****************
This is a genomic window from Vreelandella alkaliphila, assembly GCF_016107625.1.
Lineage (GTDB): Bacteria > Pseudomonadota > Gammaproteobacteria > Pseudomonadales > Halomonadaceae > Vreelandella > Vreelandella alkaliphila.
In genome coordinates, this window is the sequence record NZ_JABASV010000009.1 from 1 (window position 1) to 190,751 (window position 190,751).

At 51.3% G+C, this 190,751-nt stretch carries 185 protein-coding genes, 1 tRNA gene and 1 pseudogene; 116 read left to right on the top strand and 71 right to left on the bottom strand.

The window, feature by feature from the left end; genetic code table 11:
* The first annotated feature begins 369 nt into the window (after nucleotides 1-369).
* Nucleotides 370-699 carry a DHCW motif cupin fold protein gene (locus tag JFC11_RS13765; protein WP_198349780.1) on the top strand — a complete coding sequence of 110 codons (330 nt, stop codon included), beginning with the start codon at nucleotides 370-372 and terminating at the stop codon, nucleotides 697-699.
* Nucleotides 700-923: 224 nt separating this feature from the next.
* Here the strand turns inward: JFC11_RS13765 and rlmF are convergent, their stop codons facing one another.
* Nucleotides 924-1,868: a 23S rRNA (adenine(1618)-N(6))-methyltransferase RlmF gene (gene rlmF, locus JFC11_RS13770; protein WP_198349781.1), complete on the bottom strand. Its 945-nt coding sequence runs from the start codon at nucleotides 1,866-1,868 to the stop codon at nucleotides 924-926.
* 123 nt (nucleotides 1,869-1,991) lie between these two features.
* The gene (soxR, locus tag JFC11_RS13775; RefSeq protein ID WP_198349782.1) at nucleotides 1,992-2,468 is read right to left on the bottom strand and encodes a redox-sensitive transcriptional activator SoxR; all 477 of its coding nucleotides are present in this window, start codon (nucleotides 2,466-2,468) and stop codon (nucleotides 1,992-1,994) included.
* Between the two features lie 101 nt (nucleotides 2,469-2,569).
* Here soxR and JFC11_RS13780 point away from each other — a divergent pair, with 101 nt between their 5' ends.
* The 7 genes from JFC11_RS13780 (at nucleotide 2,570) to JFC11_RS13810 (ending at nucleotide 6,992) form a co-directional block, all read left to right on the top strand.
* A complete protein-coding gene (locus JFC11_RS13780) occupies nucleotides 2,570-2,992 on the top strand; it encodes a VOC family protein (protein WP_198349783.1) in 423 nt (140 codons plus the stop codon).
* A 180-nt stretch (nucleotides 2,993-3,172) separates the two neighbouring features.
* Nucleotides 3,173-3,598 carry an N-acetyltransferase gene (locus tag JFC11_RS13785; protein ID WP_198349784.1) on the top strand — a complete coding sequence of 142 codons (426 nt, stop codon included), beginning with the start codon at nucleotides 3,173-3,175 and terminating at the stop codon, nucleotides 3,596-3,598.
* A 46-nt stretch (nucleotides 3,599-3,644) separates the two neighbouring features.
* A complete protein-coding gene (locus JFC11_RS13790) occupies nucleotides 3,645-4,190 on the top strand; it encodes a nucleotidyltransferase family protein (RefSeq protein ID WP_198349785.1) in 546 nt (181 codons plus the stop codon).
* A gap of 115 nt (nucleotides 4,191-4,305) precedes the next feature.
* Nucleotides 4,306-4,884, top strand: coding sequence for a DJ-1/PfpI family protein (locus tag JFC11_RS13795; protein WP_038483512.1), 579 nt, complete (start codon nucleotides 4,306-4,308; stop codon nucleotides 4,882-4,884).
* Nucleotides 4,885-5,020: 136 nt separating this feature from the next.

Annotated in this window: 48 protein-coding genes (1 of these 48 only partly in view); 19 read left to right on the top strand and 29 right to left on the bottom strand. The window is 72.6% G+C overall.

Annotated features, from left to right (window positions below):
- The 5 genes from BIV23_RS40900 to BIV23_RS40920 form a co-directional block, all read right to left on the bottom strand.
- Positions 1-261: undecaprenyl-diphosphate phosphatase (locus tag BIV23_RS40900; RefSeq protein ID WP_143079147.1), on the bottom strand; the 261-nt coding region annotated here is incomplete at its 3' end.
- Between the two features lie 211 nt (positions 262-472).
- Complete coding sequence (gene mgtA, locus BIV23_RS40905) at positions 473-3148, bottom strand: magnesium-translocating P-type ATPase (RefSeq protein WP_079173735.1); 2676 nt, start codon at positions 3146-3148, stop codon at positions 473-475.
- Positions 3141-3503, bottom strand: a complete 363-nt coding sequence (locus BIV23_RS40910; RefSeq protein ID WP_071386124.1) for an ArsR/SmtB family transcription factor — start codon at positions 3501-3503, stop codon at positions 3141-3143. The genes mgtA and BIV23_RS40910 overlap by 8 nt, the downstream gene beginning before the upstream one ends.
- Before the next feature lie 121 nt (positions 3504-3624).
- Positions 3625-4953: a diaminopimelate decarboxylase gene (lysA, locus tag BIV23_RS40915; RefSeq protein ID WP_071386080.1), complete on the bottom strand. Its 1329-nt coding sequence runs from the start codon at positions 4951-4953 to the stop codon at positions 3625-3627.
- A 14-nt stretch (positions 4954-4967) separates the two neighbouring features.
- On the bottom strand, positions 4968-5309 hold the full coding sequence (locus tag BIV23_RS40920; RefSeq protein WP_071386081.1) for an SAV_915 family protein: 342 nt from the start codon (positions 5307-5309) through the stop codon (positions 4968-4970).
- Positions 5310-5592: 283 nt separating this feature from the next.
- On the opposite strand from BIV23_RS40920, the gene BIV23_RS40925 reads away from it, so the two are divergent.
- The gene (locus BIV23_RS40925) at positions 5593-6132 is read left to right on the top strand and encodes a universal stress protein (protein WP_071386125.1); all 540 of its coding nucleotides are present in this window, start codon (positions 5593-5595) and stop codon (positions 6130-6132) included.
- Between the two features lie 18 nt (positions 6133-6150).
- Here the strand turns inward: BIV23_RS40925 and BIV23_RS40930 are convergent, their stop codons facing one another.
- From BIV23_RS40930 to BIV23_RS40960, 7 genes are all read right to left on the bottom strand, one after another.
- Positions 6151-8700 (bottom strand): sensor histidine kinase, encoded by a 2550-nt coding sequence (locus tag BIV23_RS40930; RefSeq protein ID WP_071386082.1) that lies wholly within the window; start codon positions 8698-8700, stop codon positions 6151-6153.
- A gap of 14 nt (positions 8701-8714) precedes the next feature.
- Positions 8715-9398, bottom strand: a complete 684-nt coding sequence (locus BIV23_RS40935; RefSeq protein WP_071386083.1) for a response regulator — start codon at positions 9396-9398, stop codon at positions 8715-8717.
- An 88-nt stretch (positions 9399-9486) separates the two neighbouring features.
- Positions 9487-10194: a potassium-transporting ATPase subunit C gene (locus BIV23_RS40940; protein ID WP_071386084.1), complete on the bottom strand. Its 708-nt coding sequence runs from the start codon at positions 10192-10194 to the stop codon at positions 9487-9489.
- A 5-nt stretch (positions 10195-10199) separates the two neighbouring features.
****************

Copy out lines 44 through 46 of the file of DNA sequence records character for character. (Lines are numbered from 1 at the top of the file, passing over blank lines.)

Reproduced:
- An 88-nt stretch (positions 9399-9486) separates the two neighbouring features.
- Positions 9487-10194: a potassium-transporting ATPase subunit C gene (locus BIV23_RS40940; protein ID WP_071386084.1), complete on the bottom strand. Its 708-nt coding sequence runs from the start codon at positions 10192-10194 to the stop codon at positions 9487-9489.
- A 5-nt stretch (positions 10195-10199) separates the two neighbouring features.